SMYRNA — Max Bacon, who has served as Smyrna’s mayor for 34 years, will not seek another term — that’s the bombshell news with which Bacon ended what will be his final annual State of the City address.
“Sometimes it’s just got to come to an end, and when to pick that time is tough, but I’m good — I’m good with it,” Bacon said through tears at the close of his address. “(This choice) is for myself and the folks of Smyrna. I want them to have the best, the best leadership. ... I’m OK with it.”
Qualifying for the Nov. 5 election begins Aug. 20 and ends Aug. 22.
Bacon, who suffered multiple heart attacks in 2016, assured the packed audience at the Smyrna Community Center on Thursday that his health was not failing. But, the 70-year-old said he wanted the citizens to have a mayor who could give all of their energy to the city.
“I’m not sick,” he said, joking that the thousands of dollars already collected for a reelection campaign will be returned, “maybe.” “I’m going to be fine, and the city’s going to be fine… It’s just time to go,” he said.
Bacon was elected mayor in 1985, the same year his father, Arthur Bacon, died while serving in that office. Arthur Bacon served as mayor from 1976-77 and again from 1982-85.
Max Bacon opened his final State of the City address with tales of a childhood growing up on Bank Street, which runs just past the city’s community center downtown. He said he graduated from Campbell High School in 1966 — the same year the school integrated, before going to work as a mailman — a choice that he said his father made for him, but one that eventually led to 40 years in the postal service and retirement as the city’s postmaster in 2006.
“I had no clue what I was going to do when I got out of high school. And I was at home sleeping in and my dad came into the bedroom and said, ‘Get up.’ And I said, ‘Why?’ and he said, ‘Because you have an interview at 10 o’clock at the Smyrna Post Office,” Bacon said. “The first question they asked is ‘Why do you want to work for the post office?’ and I said, ‘You’re interviewing the wrong guy. You oughta get my dad up here.’”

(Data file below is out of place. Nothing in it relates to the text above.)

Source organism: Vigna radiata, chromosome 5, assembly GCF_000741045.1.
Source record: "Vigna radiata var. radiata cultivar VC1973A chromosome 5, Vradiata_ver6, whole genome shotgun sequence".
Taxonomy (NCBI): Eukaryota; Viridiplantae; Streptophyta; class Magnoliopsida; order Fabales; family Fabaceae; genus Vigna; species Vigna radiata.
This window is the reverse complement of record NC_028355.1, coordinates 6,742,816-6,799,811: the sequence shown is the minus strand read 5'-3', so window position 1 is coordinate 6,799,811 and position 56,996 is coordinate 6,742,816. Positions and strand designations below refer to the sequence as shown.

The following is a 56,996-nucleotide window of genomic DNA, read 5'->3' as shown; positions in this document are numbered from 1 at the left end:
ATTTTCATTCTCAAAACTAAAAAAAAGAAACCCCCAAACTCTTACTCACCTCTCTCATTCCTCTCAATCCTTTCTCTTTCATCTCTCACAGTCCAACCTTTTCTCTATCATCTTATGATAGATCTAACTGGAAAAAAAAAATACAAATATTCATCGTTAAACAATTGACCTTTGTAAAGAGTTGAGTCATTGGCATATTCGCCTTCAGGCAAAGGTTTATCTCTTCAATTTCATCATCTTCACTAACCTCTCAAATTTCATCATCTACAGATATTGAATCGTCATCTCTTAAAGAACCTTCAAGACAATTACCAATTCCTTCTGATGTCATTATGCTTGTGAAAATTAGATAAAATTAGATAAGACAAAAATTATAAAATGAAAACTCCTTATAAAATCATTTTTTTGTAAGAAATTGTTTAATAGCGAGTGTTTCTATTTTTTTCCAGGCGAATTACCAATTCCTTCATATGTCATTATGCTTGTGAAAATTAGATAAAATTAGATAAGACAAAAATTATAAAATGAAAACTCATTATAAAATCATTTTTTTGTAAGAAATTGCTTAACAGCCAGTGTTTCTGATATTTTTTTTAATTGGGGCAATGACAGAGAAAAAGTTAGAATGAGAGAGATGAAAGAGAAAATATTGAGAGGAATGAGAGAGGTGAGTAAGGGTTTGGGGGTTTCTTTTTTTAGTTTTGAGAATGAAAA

Though Max Bacon said he never remembers having aspirations to be mayor, his service as a councilman while his father was mayor eventually led him to the office. He said shortly after his election, the city made plans for the rebirth of its downtown. Plans centered around a new 28,000-square-foot library to replace the former 5,000-square-foot building. A new city hall, police and fire station came later.
“I’m very proud of our library,” Max Bacon said, adding that he would not consider consolidating the library into the county or regional system. “This was how it started. … And we didn’t stop there.”
But the new infrastructure was the easy part, he said. The real challenge was bringing business to the under-development area that had been dubbed a “redneck” town in a 1987 National Geographic article.
“It took us a while to get where we’re at. … For those who moved here just a few years ago, it hasn’t always been like this. It was a struggle for all of us — not just me,” he said. “It took us a while to get this, but I think that shows the character of Smyrna.”
He touted the changes and development success the city has seen, specifically pointing to projects such as the 40-acre Belmont mixed-use development including luxury apartments, shopping and restaurants, as well as Smyrna Market Village, which opened in 2002 and offers townhome living situated over retail and restaurant space.
The mayor said he knew the choice for redevelopment, which was not given to voters, wouldn’t be popular at first. But through community input meetings, he said, the projects gained citizen support over time.
In his decades of service as the city’s mayor, Max Bacon said, Smyrna has risen from “the butt of a lot of jokes” to a “very diverse community, which I’m very proud of.”
Still fighting back tears at the end of his address, the mayor closed in true Max Bacon style — offering a “discount” on the “I heart Bacon” shirts he’d ordered for his reelection campaign.
“Don’t forget about those T-shirts now — $6,” he said.